The other day I was practicing Lesson 346, “Today the peace of God envelopes me, and I forget all things except His Love.” When I first said the second line—“and I forget all things”—something struck me.
What I realized is that I love the idea of having permission to “forget all things,” and get absorbed in one thing. I feel a real pull in the evenings, for instance, to switch on the TV. Usually, I can’t find anything worth watching, but I still feel pulled to have it on, even if only for ten minutes. The reason, I finally realized, is that I can just forget everything and get absorbed in something that soaks up my mind and senses.
For the same reason, I love seeing a good movie. I recently saw a show (on TV!) about the best family movies of all time. Number 5, I think, was Mary Poppins, and a movie critic came on saying, “While you were sitting in the theater watching Mary Poppins, one thing was sure: Nothing else existed.” That’s what I love about watching a really good movie. While you’re sitting in the dark of the theater, it’s like nothing else exists, just this one thing that is pleasantly filling your mind.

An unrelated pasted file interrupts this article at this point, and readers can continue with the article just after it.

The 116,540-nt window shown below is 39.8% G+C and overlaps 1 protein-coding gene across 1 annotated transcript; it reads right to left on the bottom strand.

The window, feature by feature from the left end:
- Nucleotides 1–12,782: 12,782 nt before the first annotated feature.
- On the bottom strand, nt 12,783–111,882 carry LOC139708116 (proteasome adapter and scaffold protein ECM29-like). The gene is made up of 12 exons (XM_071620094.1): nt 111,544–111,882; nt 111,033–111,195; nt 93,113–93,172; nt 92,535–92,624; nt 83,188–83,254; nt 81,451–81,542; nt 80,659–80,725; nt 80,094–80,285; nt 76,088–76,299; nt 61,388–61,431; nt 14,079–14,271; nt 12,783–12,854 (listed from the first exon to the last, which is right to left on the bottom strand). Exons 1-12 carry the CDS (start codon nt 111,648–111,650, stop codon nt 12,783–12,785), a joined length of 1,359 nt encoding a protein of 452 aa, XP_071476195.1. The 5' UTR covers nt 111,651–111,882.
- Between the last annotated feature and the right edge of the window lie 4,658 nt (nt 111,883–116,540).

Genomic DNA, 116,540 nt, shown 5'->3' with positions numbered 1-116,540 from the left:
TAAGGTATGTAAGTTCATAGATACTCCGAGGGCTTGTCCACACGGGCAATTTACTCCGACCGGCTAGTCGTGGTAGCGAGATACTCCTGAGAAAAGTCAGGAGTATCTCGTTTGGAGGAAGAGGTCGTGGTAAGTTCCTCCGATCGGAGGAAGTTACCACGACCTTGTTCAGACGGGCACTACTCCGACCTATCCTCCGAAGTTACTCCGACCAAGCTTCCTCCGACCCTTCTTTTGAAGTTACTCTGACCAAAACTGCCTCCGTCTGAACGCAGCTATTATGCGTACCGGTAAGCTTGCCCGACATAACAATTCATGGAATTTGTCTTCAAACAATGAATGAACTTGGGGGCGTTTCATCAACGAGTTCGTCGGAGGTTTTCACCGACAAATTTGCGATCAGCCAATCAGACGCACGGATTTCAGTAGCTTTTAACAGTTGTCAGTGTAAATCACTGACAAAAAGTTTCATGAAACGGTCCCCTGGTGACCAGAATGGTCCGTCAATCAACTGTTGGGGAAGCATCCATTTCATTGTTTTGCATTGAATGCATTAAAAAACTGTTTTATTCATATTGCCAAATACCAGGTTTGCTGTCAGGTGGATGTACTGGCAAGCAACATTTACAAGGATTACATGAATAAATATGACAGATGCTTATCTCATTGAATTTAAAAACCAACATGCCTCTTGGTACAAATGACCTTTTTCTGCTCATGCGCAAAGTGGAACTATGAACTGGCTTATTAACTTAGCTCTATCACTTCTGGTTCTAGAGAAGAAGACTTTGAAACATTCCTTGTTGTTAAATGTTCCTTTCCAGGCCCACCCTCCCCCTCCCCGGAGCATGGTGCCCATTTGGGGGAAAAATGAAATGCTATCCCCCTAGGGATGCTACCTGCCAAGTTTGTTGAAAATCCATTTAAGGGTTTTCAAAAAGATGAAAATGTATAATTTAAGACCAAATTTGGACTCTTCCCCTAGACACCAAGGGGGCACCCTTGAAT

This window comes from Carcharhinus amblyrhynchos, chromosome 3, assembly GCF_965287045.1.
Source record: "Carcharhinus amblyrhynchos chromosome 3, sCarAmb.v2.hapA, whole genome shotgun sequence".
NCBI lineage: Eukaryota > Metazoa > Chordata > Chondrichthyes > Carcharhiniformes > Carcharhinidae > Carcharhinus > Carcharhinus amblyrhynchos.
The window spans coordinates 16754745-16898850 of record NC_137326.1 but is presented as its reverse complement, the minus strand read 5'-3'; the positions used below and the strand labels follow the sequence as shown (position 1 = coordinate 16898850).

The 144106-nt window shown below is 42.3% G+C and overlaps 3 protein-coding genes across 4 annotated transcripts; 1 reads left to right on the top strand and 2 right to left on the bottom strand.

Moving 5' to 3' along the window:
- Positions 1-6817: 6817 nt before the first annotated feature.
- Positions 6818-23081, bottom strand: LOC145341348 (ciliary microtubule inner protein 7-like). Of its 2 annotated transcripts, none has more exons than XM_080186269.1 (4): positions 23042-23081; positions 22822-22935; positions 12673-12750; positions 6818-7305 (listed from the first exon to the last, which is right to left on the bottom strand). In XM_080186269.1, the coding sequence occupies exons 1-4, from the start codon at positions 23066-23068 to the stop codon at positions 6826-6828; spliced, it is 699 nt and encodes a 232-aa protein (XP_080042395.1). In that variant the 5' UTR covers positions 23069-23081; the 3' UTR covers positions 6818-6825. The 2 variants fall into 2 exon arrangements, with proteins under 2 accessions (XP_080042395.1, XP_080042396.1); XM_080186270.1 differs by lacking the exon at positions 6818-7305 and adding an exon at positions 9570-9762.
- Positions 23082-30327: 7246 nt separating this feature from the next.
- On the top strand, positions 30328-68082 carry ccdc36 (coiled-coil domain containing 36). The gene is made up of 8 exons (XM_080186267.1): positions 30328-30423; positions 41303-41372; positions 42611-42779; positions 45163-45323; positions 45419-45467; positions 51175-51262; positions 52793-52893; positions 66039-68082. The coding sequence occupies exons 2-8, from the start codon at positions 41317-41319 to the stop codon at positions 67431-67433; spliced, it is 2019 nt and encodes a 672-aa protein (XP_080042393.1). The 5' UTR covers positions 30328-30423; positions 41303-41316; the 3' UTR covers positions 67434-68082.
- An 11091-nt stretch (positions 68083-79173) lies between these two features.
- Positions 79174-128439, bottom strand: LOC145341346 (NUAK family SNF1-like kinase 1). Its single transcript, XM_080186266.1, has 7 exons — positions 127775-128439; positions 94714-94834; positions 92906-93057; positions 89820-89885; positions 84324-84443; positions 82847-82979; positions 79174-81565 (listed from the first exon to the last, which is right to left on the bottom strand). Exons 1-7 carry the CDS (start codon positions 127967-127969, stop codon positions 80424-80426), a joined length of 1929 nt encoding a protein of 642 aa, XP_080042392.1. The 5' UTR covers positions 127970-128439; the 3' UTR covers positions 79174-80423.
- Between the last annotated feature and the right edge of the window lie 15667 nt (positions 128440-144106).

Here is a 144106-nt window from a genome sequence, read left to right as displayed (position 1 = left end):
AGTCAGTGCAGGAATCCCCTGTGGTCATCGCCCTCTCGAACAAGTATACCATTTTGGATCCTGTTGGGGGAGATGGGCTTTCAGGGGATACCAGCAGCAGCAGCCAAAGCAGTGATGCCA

Of course, this is why we go on vacations. In our normal lives, all the little affairs of the moment are almost like people crowded into our house, splitting our attention into dozens of anxious little compartments. We look forward to the time when the party will be over and everyone will leave. But of course, this crowd never does. So we have to leave. Hence, vacations.
This angle made the lesson come alive for me. I think the second line for me had always collapsed down to “I really remember His Love.” Now that line had two parts: “I forget all things (which I’m always dying to do) while one supremely happy thing fills my mind.” I hope this doesn’t belittle God, but it frames God’s Love as the ultimate theater-going experience. I can switch off to the jostling crowd of tiny affairs, so that even while it’s in my face, in some sense it doesn’t exist, and I just sit back and enjoy the show.
This little twist made such a difference that I (for once) couldn’t wait to steal away and do my practice periods. So the next day I picked a similar lesson, this one from the end of the The Gifts of God: “Forget all things except My changeless Love. Forget all things except that I am here.”